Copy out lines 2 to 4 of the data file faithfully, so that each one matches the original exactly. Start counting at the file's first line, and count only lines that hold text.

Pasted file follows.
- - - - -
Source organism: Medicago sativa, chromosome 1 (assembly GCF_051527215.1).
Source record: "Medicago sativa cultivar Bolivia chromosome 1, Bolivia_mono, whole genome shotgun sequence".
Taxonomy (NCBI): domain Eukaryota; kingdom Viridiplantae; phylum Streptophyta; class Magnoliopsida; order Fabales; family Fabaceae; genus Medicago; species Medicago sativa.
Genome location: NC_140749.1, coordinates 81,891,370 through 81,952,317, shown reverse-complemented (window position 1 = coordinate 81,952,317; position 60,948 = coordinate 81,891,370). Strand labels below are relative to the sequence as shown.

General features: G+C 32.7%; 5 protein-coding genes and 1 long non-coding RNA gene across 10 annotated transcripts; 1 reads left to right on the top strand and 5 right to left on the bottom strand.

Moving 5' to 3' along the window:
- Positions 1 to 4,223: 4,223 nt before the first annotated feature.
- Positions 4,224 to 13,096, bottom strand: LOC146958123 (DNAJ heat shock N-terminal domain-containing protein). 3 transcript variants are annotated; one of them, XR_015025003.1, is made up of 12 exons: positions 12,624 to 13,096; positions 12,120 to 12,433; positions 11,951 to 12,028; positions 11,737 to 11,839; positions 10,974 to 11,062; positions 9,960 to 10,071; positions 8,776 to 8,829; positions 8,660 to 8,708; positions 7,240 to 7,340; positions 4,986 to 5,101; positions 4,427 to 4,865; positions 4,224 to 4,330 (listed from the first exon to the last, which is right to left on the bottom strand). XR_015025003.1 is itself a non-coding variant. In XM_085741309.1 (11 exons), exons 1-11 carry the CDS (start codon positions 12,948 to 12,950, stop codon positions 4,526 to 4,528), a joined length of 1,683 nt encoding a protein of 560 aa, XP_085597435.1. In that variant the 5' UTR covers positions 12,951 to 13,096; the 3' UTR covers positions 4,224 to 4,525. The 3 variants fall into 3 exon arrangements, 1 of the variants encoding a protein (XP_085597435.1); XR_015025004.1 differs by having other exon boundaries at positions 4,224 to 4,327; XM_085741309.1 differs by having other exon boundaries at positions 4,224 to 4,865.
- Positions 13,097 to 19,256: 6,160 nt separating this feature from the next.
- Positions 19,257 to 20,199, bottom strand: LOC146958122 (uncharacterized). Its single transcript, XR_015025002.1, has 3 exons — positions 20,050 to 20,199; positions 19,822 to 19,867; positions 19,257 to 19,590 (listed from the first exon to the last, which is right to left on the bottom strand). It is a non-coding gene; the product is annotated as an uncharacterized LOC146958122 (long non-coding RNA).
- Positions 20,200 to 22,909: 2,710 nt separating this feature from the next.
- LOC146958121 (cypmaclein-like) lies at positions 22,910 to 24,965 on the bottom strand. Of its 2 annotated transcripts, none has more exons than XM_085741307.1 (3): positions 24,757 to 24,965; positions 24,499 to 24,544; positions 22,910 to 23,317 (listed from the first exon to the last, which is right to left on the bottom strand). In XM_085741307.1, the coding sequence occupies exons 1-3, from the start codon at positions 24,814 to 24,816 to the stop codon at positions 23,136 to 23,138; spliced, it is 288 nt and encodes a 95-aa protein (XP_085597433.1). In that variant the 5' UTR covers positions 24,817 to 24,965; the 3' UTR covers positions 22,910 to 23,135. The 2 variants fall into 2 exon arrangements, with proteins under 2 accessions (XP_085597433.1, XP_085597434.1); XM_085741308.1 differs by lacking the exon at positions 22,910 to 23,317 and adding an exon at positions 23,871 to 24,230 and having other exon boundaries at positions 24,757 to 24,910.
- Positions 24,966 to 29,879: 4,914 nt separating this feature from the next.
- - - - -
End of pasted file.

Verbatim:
Source record: "Medicago sativa cultivar Bolivia chromosome 1, Bolivia_mono, whole genome shotgun sequence".
Taxonomy (NCBI): domain Eukaryota; kingdom Viridiplantae; phylum Streptophyta; class Magnoliopsida; order Fabales; family Fabaceae; genus Medicago; species Medicago sativa.
Genome location: NC_140749.1, coordinates 81,891,370 through 81,952,317, shown reverse-complemented (window position 1 = coordinate 81,952,317; position 60,948 = coordinate 81,891,370). Strand labels below are relative to the sequence as shown.